Can we talk for a minute? And no, I’m not trying to know your name. I want to talk about mental health in the black community.
Brothas, how y’all feeling? Sisters, y’all alright? In the black community discussing mental health is a privilege. We have a tendency to not call a thing a thing. We sweep things under the rug and tend to use prayer as a tool to fix all our issues. Newsflash: the Bible says faith without work is dead, so prayer alone isn’t going to cure mental health issues in the black community. We’ve got to come to a point where we realize that’s it’s ok to have Jesus and a therapist.
Our “keep it in house” mentality is damaging our community and it’s time we take private conversations public. Insert the Boris Lawrence Henson Foundation’s Can We Talk Mental Health Conference, spearheaded by Taraji P. Henson.
Henson’s work was birthed out of the desire to create culturally competent counselors to help our people deal with our mental health. “Finding a culturally competent counselor is like finding a unicorn,” says Henson. As someone who is currently shopping around for a consistent therapist, I can 110 percent agree with her assessment. When you’ve made the decision to seek help in the form of therapy, you want someone who understands exactly what you’re going through and it’s a huge bonus when they actually look like you as well.
Therapy can be used to unpack a lot of trauma that we’ve had to deal with. But it can be hard when you’re always expected to be strong and carry the weight of the world on your shoulders. Black women, the backbone of our society, and without whom we’d truly be lost, are not given the spaces to be vulnerable. Who checks on the strong when they feel weak?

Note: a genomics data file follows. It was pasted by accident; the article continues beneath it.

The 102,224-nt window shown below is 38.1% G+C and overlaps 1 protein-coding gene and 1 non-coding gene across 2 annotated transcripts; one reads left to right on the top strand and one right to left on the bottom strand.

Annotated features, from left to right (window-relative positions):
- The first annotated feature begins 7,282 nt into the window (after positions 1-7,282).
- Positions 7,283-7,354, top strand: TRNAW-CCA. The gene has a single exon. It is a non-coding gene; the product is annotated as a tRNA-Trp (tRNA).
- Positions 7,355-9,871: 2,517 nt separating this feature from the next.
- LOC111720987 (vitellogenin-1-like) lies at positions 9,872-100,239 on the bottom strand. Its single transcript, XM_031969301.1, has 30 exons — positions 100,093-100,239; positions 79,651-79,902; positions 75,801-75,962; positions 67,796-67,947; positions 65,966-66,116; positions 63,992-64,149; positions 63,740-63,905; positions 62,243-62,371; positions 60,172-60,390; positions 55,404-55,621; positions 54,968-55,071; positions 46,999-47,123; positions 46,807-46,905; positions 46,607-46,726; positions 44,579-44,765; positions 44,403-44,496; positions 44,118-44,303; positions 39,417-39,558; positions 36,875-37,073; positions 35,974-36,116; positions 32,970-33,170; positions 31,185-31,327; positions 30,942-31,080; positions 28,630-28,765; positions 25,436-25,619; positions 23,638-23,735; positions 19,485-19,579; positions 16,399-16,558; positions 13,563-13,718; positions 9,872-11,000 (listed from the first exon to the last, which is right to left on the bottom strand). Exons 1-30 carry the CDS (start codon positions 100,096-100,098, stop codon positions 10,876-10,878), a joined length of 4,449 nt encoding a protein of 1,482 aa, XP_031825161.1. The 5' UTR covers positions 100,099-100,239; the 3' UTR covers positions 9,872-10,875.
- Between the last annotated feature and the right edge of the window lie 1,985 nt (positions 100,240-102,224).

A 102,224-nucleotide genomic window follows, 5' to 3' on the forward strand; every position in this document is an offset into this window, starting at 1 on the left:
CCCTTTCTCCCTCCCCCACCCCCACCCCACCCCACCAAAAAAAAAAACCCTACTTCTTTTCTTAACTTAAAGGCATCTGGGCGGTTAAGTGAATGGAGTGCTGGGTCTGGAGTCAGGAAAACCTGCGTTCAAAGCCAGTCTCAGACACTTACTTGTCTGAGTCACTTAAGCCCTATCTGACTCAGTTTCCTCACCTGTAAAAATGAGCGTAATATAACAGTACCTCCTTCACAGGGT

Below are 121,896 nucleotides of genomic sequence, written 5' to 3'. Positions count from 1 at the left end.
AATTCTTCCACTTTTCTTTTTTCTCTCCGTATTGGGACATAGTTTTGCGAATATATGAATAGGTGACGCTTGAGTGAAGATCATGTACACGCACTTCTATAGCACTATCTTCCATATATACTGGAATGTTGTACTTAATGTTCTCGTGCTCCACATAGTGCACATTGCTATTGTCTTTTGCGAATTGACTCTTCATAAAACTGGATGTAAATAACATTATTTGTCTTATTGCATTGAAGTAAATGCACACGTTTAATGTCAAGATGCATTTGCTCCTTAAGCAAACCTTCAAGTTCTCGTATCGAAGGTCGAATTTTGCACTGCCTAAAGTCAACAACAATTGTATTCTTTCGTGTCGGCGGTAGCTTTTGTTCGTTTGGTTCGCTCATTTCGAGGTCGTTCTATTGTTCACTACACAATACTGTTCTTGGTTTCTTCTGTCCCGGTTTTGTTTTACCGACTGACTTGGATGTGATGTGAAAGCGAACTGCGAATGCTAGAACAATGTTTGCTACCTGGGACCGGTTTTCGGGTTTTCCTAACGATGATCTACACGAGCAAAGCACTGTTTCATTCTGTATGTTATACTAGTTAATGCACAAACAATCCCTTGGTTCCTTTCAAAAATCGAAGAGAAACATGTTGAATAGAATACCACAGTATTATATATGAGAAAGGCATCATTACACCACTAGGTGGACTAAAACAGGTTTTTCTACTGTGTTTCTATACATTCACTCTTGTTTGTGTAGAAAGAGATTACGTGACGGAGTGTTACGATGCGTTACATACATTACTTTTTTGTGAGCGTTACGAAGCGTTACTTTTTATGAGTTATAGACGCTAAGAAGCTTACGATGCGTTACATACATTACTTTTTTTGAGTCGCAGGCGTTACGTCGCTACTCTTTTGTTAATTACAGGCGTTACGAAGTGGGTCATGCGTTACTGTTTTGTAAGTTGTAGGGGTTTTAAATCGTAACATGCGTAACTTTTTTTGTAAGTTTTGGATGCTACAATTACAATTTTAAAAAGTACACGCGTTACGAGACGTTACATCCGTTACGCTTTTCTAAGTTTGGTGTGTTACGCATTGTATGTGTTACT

“First of all, it is highly impossible for any human to always be strong,” says Henson. “I was always apprehensive of the term ‘strong black woman’ because it dehumanizes us and makes it seem like we don’t hurt,” continued Henson. While most use it as a term of endearment, the term itself makes it seem like black women don’t need help. We all suffer from this type of mentality because if black women don’t take care of themselves and their mental health, then how are they going to take care of their families?
“We’re dealing with so much trauma as a community,” she continued, with passion on her breath and hope in her eyes. “The effects of slavery are still ever-present and daunting. Henson’s hope is that the black community comes to a place where they realize that it’s ok to seek help and it’s ok to not be ok. We live in a society where it’s impossible to be ok all the time.”
In short: “We’ve got to keep going,” says Henson. “We have to normalize the conversations we have around mental illness because it’s a very real part of our community.”